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The Lorax

The Lorax

With a moustache that big, they cannot fail to win... whatever it is

dir: Chris Renaud

I love Dr Seuss books. I didn’t know that until a couple of years ago, when I started reading them to my daughter. I don’t really remember them from my first go-round, as a kid, but this time, I delight in the rhyming nonsense and the stern moralising underpinning everything that Theodore Geisel thought up and brought out onto the page.

I don’t think they’re necessarily brilliant, or childhood defining, or fundamental to our understanding of society the way that a comprehensive understanding of Greek mythology or Jersey Shore is, but they’re all right as entertainment. Transmuting them in the crucible of Hollywood to animated movies is a relatively pointless endeavour except from the perspective of earning big cash pay offs.

And there's nothing wrong with earning heaps of big money in ethical and environmentally sustainable manners as far as I'm concerned, so hurray for more flicks based on Dr Seuss books! They can only, surely, make the world a better place.

The Lorax is possibly the least subtle and most colourful anti-rampant consumerism big budget animated movie you'll ever see that isn't WALL-E. Unlike WALL-E, however, which was never that subtle to begin with, this flick is aiming determinedly lower. This will never be confused with something put out by Pixar.

That hardly matters, because does anyone really expect a piece of consumerist product to change people's minds, especially about their materialism and, uh, unrestrained consumerism?

Fuck no, that’s never going to happen, and the cognitive dissonance at play, of marketing and merchandising something that seems to be saying marketing and merchandising is bad doesn’t bother anyone except pretentious fucks who wank on about this kind of bullshit in movie reviews posted all over the tubes of the internets.

Present and accounted for. This flick is meant to be all about Trees, Those Stupid Trees / They make the air that we breath / And the trees, the stupid trees / they never said that you’d be leavin’. Blame Jarvis Cocker and Pulp for that, or blame me for repeating it.

The trees do not speak to the people in this flick, well, most of them, who live in a plastic fantastic town called Thneedville. All the trees are plastic, and in some cases electric, and there’s nothing organic except for the humans anywhere as far as the eye can see before it meets the forbidding metal walls surrounding the town.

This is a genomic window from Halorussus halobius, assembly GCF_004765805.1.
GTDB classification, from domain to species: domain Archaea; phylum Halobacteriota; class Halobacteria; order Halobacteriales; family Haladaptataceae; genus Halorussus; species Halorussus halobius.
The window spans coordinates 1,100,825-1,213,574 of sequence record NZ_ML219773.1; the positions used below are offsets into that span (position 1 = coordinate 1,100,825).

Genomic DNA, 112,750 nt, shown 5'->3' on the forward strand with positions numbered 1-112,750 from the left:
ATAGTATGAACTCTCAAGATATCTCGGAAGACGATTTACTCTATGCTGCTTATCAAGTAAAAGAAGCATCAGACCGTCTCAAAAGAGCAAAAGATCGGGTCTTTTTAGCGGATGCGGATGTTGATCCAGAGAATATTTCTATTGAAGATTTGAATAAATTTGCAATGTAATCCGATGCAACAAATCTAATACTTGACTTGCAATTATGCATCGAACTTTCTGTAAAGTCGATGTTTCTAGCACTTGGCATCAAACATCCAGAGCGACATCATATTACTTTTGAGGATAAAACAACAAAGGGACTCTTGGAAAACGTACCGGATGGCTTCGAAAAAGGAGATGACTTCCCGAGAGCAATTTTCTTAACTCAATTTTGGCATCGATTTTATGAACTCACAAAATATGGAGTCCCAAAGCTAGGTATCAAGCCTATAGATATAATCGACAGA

One boy, inspired by a crush on a redhead, and frankly, who can blame him, tries to find out what happened to the trees that presumably used to exist in or around the town. The only reason he’s doing that is because he thinks this will bring him one step closer to achieving his dastardly and monstrous plan to Extract a Kiss on the Cheek from the redhead called Audrey. The cad! The bounder! The monster!

What he should be more concerned with is why these people are prisoners in their own town, but that never seems to bother anyone. Far more compelling is the search for the tragedy of the taking away of the trees.

Our main character is called Ted, named after Theodore Geisel. Who the fuck is that, you’re not asking yourself. Well, funny you shouldn’t ask; it’s Dr Seuss’s real name. You didn’t actually think he was called Dr Seuss, and wore a tilting stovepipe hat like the Cat in the Hat, did you? Wow, this is proving to be a real education for both of us, don’t you doubt it.

Ted seeks out The Once-ler, a crazy old man upon whom rests the blame for the destruction of the truffler trees, these pink and purple-y looking lollipops with candy-floss looking tufts at the top. Even these multi-coloured hicks know that the trees make the air that we breath, but these trees surely would be able to do no such thing. They don’t have leaves, but that hardly matters, since they are so pretty, and so usable.